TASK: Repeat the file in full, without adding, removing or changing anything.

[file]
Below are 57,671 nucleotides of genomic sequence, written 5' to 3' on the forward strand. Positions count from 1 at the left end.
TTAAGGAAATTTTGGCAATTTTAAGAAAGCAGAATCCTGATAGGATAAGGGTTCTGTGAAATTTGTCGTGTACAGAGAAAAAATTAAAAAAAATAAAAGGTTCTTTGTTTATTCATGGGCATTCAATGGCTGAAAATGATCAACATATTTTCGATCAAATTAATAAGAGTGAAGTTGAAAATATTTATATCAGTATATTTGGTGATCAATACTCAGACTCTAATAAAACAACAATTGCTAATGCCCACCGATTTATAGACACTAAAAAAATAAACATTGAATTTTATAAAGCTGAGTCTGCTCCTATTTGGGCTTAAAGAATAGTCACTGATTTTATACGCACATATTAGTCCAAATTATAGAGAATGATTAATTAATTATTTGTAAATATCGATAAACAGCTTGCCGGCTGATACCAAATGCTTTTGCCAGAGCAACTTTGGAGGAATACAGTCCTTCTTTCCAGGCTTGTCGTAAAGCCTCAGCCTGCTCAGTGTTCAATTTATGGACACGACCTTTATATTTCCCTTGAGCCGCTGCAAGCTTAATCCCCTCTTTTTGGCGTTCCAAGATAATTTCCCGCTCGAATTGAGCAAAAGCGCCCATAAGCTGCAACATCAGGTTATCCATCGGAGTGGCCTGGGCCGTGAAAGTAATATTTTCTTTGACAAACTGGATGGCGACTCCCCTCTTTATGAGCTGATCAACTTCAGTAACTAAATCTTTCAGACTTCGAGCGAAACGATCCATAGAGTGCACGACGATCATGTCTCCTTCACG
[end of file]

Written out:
Below are 57,671 nucleotides of genomic sequence, written 5' to 3' on the forward strand. Positions count from 1 at the left end.
TTAAGGAAATTTTGGCAATTTTAAGAAAGCAGAATCCTGATAGGATAAGGGTTCTGTGAAATTTGTCGTGTACAGAGAAAAAATTAAAAAAAATAAAAGGTTCTTTGTTTATTCATGGGCATTCAATGGCTGAAAATGATCAACATATTTTCGATCAAATTAATAAGAGTGAAGTTGAAAATATTTATATCAGTATATTTGGTGATCAATACTCAGACTCTAATAAAACAACAATTGCTAATGCCCACCGATTTATAGACACTAAAAAAATAAACATTGAATTTTATAAAGCTGAGTCTGCTCCTATTTGGGCTTAAAGAATAGTCACTGATTTTATACGCACATATTAGTCCAAATTATAGAGAATGATTAATTAATTATTTGTAAATATCGATAAACAGCTTGCCGGCTGATACCAAATGCTTTTGCCAGAGCAACTTTGGAGGAATACAGTCCTTCTTTCCAGGCTTGTCGTAAAGCCTCAGCCTGCTCAGTGTTCAATTTATGGACACGACCTTTATATTTCCCTTGAGCCGCTGCAAGCTTAATCCCCTCTTTTTGGCGTTCCAAGATAATTTCCCGCTCGAATTGAGCAAAAGCGCCCATAAGCTGCAACATCAGGTTATCCATCGGAGTGGCCTGGGCCGTGAAAGTAATATTTTCTTTGACAAACTGGATGGCGACTCCCCTCTTTATGAGCTGATCAACTTCAGTAACTAAATCTTTCAGACTTCGAGCGAAACGATCCATAGAGTGCACGACGATCATGTCTCCTTCACG